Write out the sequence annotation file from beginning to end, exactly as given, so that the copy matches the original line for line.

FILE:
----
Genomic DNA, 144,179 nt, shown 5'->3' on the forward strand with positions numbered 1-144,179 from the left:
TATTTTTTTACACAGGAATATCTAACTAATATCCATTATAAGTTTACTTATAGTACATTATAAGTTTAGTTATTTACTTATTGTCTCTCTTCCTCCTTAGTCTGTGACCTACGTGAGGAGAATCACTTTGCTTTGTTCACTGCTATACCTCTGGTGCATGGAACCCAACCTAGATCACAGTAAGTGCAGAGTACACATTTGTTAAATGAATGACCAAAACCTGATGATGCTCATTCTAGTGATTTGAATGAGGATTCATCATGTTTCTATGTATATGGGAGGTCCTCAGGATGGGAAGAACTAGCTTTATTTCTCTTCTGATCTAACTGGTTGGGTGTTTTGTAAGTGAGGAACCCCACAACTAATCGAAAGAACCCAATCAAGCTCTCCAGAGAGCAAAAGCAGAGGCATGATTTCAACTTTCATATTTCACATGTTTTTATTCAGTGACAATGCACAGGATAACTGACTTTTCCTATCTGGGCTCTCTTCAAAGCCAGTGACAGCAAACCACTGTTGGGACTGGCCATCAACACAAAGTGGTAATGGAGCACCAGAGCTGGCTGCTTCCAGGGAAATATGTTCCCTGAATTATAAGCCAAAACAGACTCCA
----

Genomic DNA, 144,179 nt, shown 5'->3' on the forward strand with positions numbered 1-144,179 from the left:
TATTTTTTTACACAGGAATATCTAACTAATATCCATTATAAGTTTACTTATAGTACATTATAAGTTTAGTTATTTACTTATTGTCTCTCTTCCTCCTTAGTCTGTGACCTACGTGAGGAGAATCACTTTGCTTTGTTCACTGCTATACCTCTGGTGCATGGAACCCAACCTAGATCACAGTAAGTGCAGAGTACACATTTGTTAAATGAATGACCAAAACCTGATGATGCTCATTCTAGTGATTTGAATGAGGATTCATCATGTTTCTATGTATATGGGAGGTCCTCAGGATGGGAAGAACTAGCTTTATTTCTCTTCTGATCTAACTGGTTGGGTGTTTTGTAAGTGAGGAACCCCACAACTAATCGAAAGAACCCAATCAAGCTCTCCAGAGAGCAAAAGCAGAGGCATGATTTCAACTTTCATATTTCACATGTTTTTATTCAGTGACAATGCACAGGATAACTGACTTTTCCTATCTGGGCTCTCTTCAAAGCCAGTGACAGCAAACCACTGTTGGGACTGGCCATCAACACAAAGTGGTAATGGAGCACCAGAGCTGGCTGCTTCCAGGGAAATATGTTCCCTGAATTATAAGCCAAAACAGACTCCA